PREPARING PHYSICALLY FOR RUGBY

Running or weight training? What's the right way to prepare your body for rugby? We explain what you need to do.

Physical preparation is crucial when it comes to playing rugby. It is something that cannot be overlooked. It involves a number of different phases: stamina, core strength and weight training. We'll give you some key tips in this article and tell you about some exercises that will help you build your fitness. 

 

 

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1. STAMINA

Stamina is key when you're playing rugby. That's why you need to train and work on it. For example, you can do block training that includes 30-30s or 30-15s. This involves 30 seconds of high-intensity training followed by 30 or 15 seconds of rest. This training could be sprinting in a straight line for 30 seconds, recovering, and then sprinting back again for 30 seconds, trying to cover the same distance in the same time. You can also do shuttle runs, which involve placing markers every five metres, running to the first marker and back and then running to the second marker and back, and so on. You end by running to the furthest marker and back. Do two to three blocks of eight minutes, taking a break of three minutes between each block.

 

 

2. CORE STRENGTH

Building your core strength is very important preparation for preventing injuries especially during contact. There are a number of ways in which you can improve your core strength. You can do, for example, two to three blocks of three minutes of core strength training with a minute's break between each block. Do a minute face up and then 30 seconds on each side. 

You can also go face down on hands and feet for a minute while one of your team-mates tries to knock you off balance. And you can work on your neck muscles too by supporting your head. Do this for two minutes and then swap with your team-mate, with each taking four or five turns.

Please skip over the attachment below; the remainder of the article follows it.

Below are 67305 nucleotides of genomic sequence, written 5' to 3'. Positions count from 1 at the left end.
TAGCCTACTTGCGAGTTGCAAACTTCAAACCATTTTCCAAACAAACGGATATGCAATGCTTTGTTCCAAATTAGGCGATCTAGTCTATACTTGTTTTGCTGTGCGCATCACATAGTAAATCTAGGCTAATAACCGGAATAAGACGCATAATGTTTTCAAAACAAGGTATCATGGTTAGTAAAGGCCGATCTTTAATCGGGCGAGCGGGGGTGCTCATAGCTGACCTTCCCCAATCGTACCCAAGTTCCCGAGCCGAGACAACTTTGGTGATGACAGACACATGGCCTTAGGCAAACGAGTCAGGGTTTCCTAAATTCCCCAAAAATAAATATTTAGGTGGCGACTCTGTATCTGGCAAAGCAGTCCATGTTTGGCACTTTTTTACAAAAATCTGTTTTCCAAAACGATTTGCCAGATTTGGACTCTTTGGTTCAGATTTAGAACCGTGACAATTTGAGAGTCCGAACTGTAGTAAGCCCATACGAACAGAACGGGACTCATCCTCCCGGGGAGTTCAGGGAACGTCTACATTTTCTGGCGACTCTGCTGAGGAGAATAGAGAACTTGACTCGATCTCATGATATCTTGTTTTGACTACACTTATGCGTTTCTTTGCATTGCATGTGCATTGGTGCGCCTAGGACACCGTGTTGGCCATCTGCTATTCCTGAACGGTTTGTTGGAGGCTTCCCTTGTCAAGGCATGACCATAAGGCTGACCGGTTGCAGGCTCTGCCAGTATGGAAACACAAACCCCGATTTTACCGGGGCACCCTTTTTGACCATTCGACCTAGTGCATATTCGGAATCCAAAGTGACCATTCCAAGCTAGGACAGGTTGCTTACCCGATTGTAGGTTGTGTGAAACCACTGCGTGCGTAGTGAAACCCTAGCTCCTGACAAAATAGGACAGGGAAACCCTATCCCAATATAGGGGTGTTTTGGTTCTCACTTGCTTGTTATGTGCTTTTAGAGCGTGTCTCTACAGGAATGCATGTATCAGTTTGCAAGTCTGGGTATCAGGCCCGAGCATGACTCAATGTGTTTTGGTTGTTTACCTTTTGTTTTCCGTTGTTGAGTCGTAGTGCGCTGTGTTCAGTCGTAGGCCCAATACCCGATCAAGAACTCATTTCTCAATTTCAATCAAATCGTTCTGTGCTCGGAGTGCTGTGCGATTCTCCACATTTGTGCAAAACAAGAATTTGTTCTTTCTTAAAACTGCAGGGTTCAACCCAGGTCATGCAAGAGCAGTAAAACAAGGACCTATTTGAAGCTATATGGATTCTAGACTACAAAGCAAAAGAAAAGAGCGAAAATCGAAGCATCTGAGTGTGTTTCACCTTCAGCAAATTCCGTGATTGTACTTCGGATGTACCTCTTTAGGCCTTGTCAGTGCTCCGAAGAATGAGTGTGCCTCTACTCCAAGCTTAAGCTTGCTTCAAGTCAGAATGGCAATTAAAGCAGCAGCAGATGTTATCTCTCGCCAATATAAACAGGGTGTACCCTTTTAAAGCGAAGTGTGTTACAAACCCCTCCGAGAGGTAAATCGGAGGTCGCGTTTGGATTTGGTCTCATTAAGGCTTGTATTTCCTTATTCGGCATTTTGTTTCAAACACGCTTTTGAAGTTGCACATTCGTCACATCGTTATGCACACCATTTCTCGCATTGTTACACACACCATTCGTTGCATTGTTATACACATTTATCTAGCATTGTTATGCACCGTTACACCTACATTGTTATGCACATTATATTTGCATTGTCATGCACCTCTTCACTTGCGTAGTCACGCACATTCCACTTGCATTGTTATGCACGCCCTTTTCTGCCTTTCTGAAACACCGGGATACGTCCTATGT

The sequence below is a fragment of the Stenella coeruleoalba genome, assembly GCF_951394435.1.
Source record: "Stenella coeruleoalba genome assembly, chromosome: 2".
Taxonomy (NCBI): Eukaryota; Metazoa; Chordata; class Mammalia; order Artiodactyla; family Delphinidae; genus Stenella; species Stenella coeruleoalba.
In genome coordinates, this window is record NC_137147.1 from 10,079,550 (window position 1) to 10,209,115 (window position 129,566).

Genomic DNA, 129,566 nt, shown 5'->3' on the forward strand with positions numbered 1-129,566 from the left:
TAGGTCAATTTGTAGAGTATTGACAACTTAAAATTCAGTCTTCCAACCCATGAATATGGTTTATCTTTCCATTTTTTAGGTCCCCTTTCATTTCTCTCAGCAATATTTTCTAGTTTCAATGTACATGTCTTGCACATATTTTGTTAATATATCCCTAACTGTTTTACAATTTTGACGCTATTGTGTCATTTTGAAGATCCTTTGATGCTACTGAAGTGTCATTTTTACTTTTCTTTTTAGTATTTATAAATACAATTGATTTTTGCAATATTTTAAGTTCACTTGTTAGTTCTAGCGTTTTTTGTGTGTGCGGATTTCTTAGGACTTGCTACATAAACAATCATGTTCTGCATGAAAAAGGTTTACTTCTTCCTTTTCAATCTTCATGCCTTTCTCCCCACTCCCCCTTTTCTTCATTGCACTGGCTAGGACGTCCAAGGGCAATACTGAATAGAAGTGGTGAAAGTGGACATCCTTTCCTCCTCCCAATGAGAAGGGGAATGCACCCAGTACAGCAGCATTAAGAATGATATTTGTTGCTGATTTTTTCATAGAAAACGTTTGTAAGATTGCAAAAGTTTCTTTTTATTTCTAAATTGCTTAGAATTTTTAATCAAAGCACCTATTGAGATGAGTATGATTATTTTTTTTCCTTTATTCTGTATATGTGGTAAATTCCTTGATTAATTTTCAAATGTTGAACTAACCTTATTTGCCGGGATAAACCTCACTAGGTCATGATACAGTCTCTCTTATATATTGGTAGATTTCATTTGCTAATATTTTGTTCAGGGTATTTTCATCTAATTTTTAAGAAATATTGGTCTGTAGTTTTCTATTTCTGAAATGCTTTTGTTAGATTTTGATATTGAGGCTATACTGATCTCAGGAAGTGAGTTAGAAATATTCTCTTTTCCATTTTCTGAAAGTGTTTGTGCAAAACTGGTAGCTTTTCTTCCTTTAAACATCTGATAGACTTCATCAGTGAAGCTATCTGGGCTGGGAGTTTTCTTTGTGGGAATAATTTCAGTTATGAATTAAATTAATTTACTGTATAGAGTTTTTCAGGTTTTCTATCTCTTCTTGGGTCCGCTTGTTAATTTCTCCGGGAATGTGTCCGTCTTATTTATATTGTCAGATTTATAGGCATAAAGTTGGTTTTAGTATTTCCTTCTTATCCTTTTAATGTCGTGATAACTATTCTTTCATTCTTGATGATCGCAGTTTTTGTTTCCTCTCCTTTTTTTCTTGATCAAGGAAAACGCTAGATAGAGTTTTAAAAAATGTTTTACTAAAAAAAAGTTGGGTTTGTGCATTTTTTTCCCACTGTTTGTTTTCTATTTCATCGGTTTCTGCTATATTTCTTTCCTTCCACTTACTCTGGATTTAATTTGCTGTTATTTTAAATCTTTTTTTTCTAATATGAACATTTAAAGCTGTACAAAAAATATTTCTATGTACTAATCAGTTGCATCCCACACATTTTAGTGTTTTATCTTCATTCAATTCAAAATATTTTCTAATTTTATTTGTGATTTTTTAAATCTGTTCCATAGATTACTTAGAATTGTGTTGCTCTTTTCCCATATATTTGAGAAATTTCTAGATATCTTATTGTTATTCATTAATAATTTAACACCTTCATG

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3. FUN WORKOUTS

To make workouts more fun you can do them with a ball. Set up a game of touch rugby with teams of seven to eight players: when a team scores they receive the ball again from the restart and when they lose possession the ball goes to the opposing team. The idea is to play short but intense matches of ten to 15 minutes and then take on another team. 

 

 

4. WEIGHT TRAINING

In rugby, staying in shape and weight training in particular are important when it comes staying the distance in a match and avoiding injuries. There are many weight training exercises you can do. Here are just a few examples: 

 

Chest and back: 

Bench press: four sets of ten reps. Followed by seated lat pulldowns. 

Incline bench press: four sets of ten reps. Followed by bent-over row. 

Decline bench press: four sets of ten reps. Followed by hyperextensions. 

 

Shoulders and trapezius: 

Overhead press: four sets of ten reps. 

Front raise: four sets of ten reps. Followed by side raise. 

Barbell upright row: four sets of ten reps. Followed by shoulder shrugs.

 

Legs: 

Deadlift: four sets of eight reps. 

Front squat: four sets of ten reps. 

Leg extensions: four sets of ten reps. Followed by leg curls. 

Barbell lunges: four sets of ten reps. 

 

 

That's all our advice and the exercises we recommend for preparing physically for rugby.

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